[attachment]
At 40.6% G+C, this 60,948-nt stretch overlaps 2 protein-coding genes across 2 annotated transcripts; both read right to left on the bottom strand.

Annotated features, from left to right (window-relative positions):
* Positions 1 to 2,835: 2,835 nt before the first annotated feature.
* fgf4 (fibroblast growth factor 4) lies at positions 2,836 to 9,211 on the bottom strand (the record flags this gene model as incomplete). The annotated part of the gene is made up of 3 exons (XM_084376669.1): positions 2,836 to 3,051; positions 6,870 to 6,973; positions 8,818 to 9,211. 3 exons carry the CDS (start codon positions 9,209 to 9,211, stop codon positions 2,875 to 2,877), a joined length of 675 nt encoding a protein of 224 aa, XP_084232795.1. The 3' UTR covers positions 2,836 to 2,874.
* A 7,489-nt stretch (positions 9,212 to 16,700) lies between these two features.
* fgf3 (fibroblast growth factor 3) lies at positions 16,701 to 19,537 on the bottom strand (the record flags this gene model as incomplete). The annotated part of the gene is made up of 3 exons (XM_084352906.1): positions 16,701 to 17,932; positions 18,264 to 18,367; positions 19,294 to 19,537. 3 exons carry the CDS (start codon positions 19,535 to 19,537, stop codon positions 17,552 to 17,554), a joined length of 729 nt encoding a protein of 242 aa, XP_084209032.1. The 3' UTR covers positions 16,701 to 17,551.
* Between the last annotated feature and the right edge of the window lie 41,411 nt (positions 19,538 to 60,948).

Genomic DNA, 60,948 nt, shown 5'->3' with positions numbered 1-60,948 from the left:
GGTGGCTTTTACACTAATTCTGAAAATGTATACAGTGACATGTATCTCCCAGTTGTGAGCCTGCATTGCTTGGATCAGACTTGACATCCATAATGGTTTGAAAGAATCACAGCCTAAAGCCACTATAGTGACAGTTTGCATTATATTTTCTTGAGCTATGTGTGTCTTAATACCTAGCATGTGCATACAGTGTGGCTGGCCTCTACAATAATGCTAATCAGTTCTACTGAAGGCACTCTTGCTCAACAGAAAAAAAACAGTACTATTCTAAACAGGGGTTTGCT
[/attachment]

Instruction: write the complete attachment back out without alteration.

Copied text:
At 40.6% G+C, this 60,948-nt stretch overlaps 2 protein-coding genes across 2 annotated transcripts; both read right to left on the bottom strand.

Annotated features, from left to right (window-relative positions):
* Positions 1 to 2,835: 2,835 nt before the first annotated feature.
* fgf4 (fibroblast growth factor 4) lies at positions 2,836 to 9,211 on the bottom strand (the record flags this gene model as incomplete). The annotated part of the gene is made up of 3 exons (XM_084376669.1): positions 2,836 to 3,051; positions 6,870 to 6,973; positions 8,818 to 9,211. 3 exons carry the CDS (start codon positions 9,209 to 9,211, stop codon positions 2,875 to 2,877), a joined length of 675 nt encoding a protein of 224 aa, XP_084232795.1. The 3' UTR covers positions 2,836 to 2,874.
* A 7,489-nt stretch (positions 9,212 to 16,700) lies between these two features.
* fgf3 (fibroblast growth factor 3) lies at positions 16,701 to 19,537 on the bottom strand (the record flags this gene model as incomplete). The annotated part of the gene is made up of 3 exons (XM_084352906.1): positions 16,701 to 17,932; positions 18,264 to 18,367; positions 19,294 to 19,537. 3 exons carry the CDS (start codon positions 19,535 to 19,537, stop codon positions 17,552 to 17,554), a joined length of 729 nt encoding a protein of 242 aa, XP_084209032.1. The 3' UTR covers positions 16,701 to 17,551.
* Between the last annotated feature and the right edge of the window lie 41,411 nt (positions 19,538 to 60,948).

Genomic DNA, 60,948 nt, shown 5'->3' with positions numbered 1-60,948 from the left:
GGTGGCTTTTACACTAATTCTGAAAATGTATACAGTGACATGTATCTCCCAGTTGTGAGCCTGCATTGCTTGGATCAGACTTGACATCCATAATGGTTTGAAAGAATCACAGCCTAAAGCCACTATAGTGACAGTTTGCATTATATTTTCTTGAGCTATGTGTGTCTTAATACCTAGCATGTGCATACAGTGTGGCTGGCCTCTACAATAATGCTAATCAGTTCTACTGAAGGCACTCTTGCTCAACAGAAAAAAAACAGTACTATTCTAAACAGGGGTTTGCT